Xeons will appear in the second half of 2006 - potentially including
some of the power management features that will be included in Yonah.
An interesting inclusion on Intel's dual core Enterprise roadmaps is the mention of a Dual Independent Bus. The term Dual Independent Bus hasn't been used since the days of the Pentium III to indicate the separation of the internal L2 cache bus from the external Front Side Bus. However, we wonder if the dual core Xeon's Dual Independent Bus may in fact be individual 64-bit datapaths to each socket on a dual socket server. This way a pair of dual core Xeons would have just as much FSB bandwidth per pair of cores as the present day dual processor Xeons, which will end up improving performance tremendously.
The platforms that will enable dual core Xeon support will be Blackford and Greencreek for 2S (two Socket) systems, and the next generation Twincastle for 4S systems.
The Problem with Intel's Approach
The major issue with Intel's approach to dual core designs is that the dual cores must contest with one another for bandwidth across Intel's 64-bit NetBurst FSB. To make matters worse, the x-series line of dual core CPUs are currently only slated for use with an 800MHz FSB, instead of Intel's soon to be announced 1066MHz FSB. The reduction in bandwidth will hurt performance scalability and we continue to wonder why Intel is reluctant to transition more of their CPUs to the 1066MHz FSB, especially the dual core chips that definitely need it.
With only a 64-bit FSB running at 800MHz, a single x40 processor will only have 6.4GB/s of bandwidth to the rest of the system. Now that 6.4GB/s is fine for a single CPU, but an x40 with two cores the bandwidth requirements go up significantly.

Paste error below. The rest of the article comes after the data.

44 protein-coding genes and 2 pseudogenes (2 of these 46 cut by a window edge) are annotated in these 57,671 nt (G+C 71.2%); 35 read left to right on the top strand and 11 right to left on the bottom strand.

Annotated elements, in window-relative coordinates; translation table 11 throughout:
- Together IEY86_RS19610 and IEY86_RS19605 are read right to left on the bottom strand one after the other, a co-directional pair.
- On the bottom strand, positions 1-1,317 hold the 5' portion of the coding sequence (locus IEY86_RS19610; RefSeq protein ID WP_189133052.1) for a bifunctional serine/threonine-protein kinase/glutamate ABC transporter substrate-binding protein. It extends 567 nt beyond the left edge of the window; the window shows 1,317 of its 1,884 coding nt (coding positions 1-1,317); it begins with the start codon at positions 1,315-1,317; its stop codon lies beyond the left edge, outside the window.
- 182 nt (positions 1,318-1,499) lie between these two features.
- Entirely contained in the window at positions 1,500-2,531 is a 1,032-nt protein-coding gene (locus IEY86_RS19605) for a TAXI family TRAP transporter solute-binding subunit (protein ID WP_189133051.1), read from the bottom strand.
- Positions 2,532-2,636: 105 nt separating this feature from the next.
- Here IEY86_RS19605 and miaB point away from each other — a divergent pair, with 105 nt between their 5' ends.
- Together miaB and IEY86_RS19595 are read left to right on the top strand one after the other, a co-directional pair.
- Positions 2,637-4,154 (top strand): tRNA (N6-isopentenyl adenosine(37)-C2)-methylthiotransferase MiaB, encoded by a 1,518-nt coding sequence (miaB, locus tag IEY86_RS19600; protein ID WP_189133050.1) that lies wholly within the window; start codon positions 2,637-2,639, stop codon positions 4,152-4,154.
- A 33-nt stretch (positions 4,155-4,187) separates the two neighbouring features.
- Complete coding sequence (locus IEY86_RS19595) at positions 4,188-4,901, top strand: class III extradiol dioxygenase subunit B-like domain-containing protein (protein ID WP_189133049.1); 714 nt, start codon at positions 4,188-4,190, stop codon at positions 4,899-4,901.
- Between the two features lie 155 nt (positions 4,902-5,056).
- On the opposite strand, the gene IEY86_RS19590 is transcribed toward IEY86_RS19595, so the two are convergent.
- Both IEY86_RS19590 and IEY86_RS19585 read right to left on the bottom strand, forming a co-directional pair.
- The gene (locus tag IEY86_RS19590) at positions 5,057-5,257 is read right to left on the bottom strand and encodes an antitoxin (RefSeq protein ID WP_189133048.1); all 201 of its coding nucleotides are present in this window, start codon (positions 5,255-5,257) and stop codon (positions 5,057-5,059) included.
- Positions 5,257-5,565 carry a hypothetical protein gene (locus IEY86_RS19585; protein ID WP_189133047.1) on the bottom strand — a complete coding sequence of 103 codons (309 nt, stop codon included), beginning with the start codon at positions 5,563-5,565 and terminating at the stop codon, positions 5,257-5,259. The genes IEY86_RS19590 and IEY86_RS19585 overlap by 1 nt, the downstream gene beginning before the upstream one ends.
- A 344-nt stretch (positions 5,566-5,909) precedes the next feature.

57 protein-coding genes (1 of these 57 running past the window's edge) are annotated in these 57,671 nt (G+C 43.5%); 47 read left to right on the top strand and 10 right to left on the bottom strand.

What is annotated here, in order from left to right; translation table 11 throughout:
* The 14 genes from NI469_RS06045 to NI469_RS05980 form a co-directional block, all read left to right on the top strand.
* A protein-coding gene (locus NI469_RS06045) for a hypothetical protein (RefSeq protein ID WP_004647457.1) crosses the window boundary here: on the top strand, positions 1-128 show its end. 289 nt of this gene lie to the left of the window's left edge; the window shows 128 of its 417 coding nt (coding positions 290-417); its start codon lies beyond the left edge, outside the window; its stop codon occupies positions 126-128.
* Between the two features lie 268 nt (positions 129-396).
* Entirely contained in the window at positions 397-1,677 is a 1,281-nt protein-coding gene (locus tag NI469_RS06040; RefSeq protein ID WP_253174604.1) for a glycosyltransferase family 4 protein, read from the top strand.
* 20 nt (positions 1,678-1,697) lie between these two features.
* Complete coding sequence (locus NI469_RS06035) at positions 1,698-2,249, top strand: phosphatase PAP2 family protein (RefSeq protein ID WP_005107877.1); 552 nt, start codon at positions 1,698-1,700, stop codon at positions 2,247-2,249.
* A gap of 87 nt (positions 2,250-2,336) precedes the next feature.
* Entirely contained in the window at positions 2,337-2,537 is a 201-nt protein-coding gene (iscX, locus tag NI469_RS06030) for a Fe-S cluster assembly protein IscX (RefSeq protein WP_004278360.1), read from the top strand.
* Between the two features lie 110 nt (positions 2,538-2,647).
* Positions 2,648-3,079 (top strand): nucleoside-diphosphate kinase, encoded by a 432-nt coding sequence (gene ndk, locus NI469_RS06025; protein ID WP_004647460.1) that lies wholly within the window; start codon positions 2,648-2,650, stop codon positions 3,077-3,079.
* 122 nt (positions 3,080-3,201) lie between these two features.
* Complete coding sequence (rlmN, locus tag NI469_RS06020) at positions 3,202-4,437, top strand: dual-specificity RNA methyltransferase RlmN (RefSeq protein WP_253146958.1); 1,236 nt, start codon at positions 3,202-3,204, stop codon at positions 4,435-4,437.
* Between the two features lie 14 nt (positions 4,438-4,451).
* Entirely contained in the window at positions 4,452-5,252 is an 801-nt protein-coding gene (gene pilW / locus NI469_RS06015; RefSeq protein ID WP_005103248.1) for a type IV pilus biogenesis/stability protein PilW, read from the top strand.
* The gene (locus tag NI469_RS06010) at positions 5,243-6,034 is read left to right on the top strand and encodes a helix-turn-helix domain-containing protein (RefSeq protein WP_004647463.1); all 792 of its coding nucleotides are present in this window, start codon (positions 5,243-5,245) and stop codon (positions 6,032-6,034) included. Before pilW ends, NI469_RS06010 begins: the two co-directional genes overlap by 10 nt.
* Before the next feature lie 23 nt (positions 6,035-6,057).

While Intel's current roadmap appears to place dual core on the desktop before it makes its way to the enterprise (other than with Itanium), AMD's strategy is reversed - with dual core appearing in workstations and on servers before making a splash on the desktop.
Overall, AMD's approach simply makes more sense, since the overall performance benefit to dual core on the desktop will be minimal at best but strong in very specific applications and usage patterns. With most desktop applications continuing to be single threaded, dual core will still have to wait until there is more application support before truly being useful on the desktop. Heavy multitaskers and those running workstation applications will appreciate the benefits of dual core, but gamers and most other users will find higher clocked single core chips to be better suited for their needs.
The scenario is exactly the opposite in the workstation and server space, with the applications already seeing huge benefits from going to multiple processors thanks to their multithreaded nature.